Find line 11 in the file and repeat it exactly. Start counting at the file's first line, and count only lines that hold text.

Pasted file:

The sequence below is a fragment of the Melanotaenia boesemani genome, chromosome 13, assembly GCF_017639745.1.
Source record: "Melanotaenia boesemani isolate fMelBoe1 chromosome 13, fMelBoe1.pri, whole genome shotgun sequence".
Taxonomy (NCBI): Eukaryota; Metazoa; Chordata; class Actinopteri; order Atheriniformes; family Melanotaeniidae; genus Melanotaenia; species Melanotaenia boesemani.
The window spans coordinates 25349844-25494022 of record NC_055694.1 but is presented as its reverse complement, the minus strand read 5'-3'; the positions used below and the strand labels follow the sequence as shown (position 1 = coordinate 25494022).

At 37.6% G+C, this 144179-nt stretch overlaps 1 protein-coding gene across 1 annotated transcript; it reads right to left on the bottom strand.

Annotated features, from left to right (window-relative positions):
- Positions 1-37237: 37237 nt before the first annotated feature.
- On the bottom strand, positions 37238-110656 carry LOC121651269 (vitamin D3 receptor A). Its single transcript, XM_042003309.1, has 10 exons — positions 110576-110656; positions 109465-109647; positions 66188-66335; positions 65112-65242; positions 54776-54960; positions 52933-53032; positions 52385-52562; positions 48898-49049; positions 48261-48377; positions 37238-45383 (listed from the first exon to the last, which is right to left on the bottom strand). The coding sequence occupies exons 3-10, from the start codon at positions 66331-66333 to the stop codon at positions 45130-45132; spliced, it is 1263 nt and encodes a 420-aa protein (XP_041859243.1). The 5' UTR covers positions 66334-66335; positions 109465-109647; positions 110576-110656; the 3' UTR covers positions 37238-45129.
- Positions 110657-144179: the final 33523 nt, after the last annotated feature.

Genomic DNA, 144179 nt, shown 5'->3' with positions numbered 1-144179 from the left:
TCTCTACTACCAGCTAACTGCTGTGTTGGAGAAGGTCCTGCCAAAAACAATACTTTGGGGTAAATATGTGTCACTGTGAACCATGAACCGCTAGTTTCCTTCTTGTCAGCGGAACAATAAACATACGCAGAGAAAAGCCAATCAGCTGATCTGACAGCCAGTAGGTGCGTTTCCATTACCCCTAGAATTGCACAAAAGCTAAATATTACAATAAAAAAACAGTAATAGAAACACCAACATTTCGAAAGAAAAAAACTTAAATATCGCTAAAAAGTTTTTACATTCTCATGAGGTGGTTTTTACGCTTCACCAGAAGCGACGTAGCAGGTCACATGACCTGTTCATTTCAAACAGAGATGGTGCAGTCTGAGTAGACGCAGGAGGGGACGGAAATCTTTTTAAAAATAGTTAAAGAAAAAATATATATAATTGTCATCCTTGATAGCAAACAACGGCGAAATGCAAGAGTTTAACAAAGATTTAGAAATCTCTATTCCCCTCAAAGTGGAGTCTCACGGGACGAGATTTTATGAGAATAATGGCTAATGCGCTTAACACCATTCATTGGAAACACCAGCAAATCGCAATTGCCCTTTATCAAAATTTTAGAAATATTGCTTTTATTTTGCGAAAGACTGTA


TCTCTACTACCAGCTAACTGCTGTGTTGGAGAAGGTCCTGCCAAAAACAATACTTTGGGGTAAATATGTGTCACTGTGAACCATGAACCGCTAGTTTCCTTCTTGTCAGCGGAACAATAAACATACGCAGAGAAAAGCCAATCAGCTGATCTGACAGCCAGTAGGTGCGTTTCCATTACCCCTAGAATTGCACAAAAGCTAAATATTACAATAAAAAAACAGTAATAGAAACACCAACATTTCGAAAGAAAAAAACTTAAATATCGCTAAAAAGTTTTTACATTCTCATGAGGTGGTTTTTACGCTTCACCAGAAGCGACGTAGCAGGTCACATGACCTGTTCATTTCAAACAGAGATGGTGCAGTCTGAGTAGACGCAGGAGGGGACGGAAATCTTTTTAAAAATAGTTAAAGAAAAAATATATATAATTGTCATCCTTGATAGCAAACAACGGCGAAATGCAAGAGTTTAACAAAGATTTAGAAATCTCTATTCCCCTCAAAGTGGAGTCTCACGGGACGAGATTTTATGAGAATAATGGCTAATGCGCTTAACACCATTCATTGGAAACACCAGCAAATCGCAATTGCCCTTTATCAAAATTTTAGAAATATTGCTTTTATTTTGCGAAAGACTGTA